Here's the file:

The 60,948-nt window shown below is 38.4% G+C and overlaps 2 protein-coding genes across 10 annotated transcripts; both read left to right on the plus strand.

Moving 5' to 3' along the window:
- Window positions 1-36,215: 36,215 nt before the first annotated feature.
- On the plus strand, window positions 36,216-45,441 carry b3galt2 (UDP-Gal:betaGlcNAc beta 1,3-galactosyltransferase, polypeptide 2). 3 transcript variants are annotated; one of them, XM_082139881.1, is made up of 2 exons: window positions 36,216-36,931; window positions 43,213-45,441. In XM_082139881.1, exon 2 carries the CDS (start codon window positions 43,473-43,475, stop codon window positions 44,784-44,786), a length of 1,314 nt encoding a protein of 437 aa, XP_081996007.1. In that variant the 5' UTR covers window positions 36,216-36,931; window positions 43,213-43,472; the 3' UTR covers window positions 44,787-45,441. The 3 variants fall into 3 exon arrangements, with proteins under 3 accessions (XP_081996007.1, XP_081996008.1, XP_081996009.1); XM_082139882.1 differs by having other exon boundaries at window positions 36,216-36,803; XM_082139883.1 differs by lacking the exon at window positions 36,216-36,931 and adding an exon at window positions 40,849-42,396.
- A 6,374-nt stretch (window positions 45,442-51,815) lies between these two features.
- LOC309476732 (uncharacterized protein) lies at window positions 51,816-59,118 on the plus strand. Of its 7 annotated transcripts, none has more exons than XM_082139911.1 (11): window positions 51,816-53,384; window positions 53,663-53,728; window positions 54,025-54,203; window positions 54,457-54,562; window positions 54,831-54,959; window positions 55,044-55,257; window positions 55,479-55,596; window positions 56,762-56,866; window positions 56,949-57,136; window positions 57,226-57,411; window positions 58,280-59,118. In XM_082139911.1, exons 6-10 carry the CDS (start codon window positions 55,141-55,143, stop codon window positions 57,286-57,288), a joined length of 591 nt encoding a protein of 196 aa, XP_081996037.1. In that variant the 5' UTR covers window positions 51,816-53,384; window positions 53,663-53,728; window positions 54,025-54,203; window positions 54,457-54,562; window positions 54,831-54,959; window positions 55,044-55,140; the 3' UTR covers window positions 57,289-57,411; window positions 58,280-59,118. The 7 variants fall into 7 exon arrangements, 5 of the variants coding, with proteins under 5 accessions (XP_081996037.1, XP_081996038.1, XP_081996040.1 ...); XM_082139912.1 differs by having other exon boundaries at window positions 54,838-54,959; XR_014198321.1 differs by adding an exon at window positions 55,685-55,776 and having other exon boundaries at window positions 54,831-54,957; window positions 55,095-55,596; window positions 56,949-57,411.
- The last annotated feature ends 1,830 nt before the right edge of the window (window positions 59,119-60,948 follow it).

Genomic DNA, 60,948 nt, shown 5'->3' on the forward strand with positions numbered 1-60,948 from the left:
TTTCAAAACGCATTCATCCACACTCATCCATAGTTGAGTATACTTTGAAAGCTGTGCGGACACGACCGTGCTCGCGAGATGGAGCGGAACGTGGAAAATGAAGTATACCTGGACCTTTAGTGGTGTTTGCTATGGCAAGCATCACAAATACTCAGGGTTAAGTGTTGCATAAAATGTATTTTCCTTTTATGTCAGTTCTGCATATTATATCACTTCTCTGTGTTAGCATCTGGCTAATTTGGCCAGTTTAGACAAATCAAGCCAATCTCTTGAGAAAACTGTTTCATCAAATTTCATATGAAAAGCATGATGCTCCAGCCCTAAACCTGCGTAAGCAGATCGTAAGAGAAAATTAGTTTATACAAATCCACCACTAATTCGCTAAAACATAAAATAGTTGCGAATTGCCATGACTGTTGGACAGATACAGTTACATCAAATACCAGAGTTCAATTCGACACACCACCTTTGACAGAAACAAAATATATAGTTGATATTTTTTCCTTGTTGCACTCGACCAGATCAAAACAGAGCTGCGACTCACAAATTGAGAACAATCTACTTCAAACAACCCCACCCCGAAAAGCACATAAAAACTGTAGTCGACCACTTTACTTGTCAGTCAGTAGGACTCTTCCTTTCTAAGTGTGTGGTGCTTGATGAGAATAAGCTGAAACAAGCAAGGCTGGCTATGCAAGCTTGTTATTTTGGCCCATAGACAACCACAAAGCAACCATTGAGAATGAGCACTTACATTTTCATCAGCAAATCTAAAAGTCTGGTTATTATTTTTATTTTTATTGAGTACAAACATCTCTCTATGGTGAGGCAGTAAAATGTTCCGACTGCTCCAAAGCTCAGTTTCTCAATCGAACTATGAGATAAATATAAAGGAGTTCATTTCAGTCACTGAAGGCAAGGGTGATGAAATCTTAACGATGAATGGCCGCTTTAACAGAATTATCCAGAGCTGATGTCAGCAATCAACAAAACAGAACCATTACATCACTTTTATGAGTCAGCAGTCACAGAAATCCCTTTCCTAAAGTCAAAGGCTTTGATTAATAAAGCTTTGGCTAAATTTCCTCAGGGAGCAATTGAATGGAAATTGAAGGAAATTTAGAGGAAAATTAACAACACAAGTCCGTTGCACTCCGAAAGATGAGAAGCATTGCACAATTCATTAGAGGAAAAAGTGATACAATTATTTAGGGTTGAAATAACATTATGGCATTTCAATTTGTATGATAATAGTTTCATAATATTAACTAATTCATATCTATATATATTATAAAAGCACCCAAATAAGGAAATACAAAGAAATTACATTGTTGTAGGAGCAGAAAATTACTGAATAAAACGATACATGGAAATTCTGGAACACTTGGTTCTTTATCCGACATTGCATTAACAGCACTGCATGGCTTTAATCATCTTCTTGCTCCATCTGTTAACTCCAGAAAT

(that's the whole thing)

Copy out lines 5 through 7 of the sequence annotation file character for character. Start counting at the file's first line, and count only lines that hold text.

- A 6,374-nt stretch (window positions 45,442-51,815) lies between these two features.
- LOC309476732 (uncharacterized protein) lies at window positions 51,816-59,118 on the plus strand. Of its 7 annotated transcripts, none has more exons than XM_082139911.1 (11): window positions 51,816-53,384; window positions 53,663-53,728; window positions 54,025-54,203; window positions 54,457-54,562; window positions 54,831-54,959; window positions 55,044-55,257; window positions 55,479-55,596; window positions 56,762-56,866; window positions 56,949-57,136; window positions 57,226-57,411; window positions 58,280-59,118. In XM_082139911.1, exons 6-10 carry the CDS (start codon window positions 55,141-55,143, stop codon window positions 57,286-57,288), a joined length of 591 nt encoding a protein of 196 aa, XP_081996037.1. In that variant the 5' UTR covers window positions 51,816-53,384; window positions 53,663-53,728; window positions 54,025-54,203; window positions 54,457-54,562; window positions 54,831-54,959; window positions 55,044-55,140; the 3' UTR covers window positions 57,289-57,411; window positions 58,280-59,118. The 7 variants fall into 7 exon arrangements, 5 of the variants coding, with proteins under 5 accessions (XP_081996037.1, XP_081996038.1, XP_081996040.1 ...); XM_082139912.1 differs by having other exon boundaries at window positions 54,838-54,959; XR_014198321.1 differs by adding an exon at window positions 55,685-55,776 and having other exon boundaries at window positions 54,831-54,957; window positions 55,095-55,596; window positions 56,949-57,411.
- The last annotated feature ends 1,830 nt before the right edge of the window (window positions 59,119-60,948 follow it).